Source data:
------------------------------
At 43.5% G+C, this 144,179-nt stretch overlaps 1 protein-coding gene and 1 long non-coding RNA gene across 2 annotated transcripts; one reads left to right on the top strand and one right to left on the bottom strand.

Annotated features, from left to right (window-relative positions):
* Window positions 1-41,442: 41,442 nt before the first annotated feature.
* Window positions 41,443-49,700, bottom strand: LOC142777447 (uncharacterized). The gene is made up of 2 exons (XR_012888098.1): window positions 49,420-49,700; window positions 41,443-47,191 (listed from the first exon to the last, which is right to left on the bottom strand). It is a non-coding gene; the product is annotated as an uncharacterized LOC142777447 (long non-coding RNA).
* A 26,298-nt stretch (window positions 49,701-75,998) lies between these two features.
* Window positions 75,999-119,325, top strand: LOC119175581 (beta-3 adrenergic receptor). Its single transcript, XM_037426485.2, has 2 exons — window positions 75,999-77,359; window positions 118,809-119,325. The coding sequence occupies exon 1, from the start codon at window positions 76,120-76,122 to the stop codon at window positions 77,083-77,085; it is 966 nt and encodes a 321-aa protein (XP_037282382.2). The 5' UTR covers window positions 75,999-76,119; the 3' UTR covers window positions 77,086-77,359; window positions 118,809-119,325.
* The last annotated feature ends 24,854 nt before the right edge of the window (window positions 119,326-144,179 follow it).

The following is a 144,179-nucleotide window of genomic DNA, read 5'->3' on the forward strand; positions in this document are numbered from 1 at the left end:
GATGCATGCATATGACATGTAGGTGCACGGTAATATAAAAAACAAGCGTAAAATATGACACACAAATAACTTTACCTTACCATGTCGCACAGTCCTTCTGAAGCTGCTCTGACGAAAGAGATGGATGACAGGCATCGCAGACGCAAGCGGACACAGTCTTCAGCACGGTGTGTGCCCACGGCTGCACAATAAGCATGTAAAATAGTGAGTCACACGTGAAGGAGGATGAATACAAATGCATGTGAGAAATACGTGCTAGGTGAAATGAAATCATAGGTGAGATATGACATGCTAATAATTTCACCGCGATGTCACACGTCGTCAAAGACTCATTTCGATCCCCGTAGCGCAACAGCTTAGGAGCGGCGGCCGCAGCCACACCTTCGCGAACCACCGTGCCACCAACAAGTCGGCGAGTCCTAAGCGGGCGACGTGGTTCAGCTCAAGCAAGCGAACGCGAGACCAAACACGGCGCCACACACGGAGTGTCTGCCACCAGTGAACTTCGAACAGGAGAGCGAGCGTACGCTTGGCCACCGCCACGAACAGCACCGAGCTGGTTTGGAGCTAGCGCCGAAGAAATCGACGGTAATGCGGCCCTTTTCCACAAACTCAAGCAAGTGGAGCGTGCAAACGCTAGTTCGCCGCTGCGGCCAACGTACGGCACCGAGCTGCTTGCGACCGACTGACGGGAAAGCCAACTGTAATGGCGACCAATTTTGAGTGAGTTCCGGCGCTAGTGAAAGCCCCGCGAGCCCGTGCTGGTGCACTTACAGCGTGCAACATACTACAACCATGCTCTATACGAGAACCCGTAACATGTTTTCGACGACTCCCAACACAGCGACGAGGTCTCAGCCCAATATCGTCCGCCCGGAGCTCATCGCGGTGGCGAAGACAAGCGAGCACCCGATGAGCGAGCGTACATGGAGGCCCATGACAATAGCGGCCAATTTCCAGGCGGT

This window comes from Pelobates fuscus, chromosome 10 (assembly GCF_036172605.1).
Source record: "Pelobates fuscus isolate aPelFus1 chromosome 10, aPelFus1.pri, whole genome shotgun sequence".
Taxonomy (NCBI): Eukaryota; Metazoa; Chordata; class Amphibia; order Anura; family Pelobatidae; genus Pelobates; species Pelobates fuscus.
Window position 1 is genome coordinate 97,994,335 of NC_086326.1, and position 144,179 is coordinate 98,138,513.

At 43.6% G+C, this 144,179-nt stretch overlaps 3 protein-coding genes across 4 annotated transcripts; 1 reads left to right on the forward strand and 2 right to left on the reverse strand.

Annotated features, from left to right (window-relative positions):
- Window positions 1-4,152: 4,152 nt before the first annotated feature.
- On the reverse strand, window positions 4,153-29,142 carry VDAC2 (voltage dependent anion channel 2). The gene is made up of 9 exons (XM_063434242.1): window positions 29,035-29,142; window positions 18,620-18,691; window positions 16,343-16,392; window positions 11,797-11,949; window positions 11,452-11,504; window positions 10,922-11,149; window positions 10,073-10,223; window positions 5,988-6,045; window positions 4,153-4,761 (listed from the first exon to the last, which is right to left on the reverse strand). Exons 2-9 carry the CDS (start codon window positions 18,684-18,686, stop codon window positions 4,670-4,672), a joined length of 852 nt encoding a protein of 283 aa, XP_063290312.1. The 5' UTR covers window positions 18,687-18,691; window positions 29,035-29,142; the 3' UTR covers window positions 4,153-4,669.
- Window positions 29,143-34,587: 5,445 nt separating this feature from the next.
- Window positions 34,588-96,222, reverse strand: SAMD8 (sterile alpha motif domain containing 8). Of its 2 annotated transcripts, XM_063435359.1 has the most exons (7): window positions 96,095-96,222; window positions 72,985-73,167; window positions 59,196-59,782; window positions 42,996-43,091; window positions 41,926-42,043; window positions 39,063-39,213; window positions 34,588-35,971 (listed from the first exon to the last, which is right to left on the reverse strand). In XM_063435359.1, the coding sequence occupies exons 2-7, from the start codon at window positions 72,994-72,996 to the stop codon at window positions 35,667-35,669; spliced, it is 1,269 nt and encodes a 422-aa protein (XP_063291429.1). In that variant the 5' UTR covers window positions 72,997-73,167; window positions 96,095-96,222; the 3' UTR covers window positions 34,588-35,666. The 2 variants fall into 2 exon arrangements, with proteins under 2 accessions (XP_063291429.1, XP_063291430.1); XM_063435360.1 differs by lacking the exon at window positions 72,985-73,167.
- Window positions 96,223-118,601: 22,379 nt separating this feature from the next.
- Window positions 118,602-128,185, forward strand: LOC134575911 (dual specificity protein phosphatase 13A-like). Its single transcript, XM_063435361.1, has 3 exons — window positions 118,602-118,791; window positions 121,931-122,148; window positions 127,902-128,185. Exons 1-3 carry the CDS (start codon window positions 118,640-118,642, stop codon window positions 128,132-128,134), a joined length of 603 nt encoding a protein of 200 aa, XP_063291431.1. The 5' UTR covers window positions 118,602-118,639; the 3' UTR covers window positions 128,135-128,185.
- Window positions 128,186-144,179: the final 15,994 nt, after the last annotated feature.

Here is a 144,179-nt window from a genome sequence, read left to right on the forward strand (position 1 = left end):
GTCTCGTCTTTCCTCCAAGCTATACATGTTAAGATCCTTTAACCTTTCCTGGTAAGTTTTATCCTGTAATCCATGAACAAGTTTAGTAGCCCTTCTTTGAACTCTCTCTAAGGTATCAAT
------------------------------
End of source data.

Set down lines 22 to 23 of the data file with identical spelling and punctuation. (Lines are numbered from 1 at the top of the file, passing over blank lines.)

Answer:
- Window positions 128,186-144,179: the final 15,994 nt, after the last annotated feature.

Here is a 144,179-nt window from a genome sequence, read left to right on the forward strand (position 1 = left end):